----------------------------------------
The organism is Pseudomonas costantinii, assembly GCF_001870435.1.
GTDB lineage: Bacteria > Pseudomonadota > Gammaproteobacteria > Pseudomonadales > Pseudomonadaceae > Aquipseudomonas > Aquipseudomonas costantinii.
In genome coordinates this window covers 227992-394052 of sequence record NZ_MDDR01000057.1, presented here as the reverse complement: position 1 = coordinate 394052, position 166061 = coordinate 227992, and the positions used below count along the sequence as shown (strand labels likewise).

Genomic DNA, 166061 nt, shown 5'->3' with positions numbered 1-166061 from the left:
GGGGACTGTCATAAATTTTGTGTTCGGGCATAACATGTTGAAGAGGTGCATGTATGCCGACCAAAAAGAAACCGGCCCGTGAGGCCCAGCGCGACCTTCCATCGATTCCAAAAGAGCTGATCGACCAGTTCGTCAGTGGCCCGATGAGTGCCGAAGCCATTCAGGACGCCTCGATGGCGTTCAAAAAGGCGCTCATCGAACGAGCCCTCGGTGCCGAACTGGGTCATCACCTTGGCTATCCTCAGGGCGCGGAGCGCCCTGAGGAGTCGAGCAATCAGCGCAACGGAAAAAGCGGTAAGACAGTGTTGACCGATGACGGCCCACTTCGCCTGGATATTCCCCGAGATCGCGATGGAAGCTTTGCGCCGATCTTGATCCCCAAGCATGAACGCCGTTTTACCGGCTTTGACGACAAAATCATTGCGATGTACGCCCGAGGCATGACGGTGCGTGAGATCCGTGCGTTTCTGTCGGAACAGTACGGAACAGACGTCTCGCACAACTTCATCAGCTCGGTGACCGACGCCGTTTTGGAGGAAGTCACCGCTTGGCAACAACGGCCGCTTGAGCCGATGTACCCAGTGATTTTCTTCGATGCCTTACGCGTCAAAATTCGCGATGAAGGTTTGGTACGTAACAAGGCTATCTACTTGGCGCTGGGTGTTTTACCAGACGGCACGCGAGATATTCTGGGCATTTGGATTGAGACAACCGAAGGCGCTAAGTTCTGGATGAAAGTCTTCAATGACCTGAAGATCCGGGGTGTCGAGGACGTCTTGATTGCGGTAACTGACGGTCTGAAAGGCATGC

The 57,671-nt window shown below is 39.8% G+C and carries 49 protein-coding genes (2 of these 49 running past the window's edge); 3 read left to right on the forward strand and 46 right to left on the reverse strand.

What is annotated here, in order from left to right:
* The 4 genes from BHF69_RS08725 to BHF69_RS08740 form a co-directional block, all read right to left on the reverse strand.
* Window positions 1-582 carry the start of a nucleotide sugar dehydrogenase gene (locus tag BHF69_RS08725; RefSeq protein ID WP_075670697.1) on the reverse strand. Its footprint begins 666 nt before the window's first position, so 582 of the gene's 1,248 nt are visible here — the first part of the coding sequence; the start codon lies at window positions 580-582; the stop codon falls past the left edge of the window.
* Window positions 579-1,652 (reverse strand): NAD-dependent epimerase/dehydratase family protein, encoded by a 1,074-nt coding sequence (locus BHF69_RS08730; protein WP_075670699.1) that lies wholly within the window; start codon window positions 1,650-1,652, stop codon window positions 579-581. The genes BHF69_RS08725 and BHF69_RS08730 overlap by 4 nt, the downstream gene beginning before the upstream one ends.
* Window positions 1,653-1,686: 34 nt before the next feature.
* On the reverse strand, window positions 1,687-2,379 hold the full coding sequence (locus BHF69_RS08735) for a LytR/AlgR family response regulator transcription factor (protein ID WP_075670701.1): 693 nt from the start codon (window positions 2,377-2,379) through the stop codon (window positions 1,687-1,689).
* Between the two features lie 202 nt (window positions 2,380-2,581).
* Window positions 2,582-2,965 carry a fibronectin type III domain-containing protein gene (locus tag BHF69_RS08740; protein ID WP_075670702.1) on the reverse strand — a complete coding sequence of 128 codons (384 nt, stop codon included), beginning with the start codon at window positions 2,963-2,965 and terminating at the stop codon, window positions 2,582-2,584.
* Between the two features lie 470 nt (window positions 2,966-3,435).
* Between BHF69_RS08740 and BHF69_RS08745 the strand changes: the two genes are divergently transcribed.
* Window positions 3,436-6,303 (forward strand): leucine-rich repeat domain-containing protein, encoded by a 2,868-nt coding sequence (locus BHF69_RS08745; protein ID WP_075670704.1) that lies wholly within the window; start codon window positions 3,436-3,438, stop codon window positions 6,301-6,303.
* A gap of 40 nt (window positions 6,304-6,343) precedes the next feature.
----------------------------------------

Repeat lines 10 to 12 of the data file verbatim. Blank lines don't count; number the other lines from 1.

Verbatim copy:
* Window positions 579-1,652 (reverse strand): NAD-dependent epimerase/dehydratase family protein, encoded by a 1,074-nt coding sequence (locus BHF69_RS08730; protein WP_075670699.1) that lies wholly within the window; start codon window positions 1,650-1,652, stop codon window positions 579-581. The genes BHF69_RS08725 and BHF69_RS08730 overlap by 4 nt, the downstream gene beginning before the upstream one ends.
* Window positions 1,653-1,686: 34 nt before the next feature.
* On the reverse strand, window positions 1,687-2,379 hold the full coding sequence (locus BHF69_RS08735) for a LytR/AlgR family response regulator transcription factor (protein ID WP_075670701.1): 693 nt from the start codon (window positions 2,377-2,379) through the stop codon (window positions 1,687-1,689).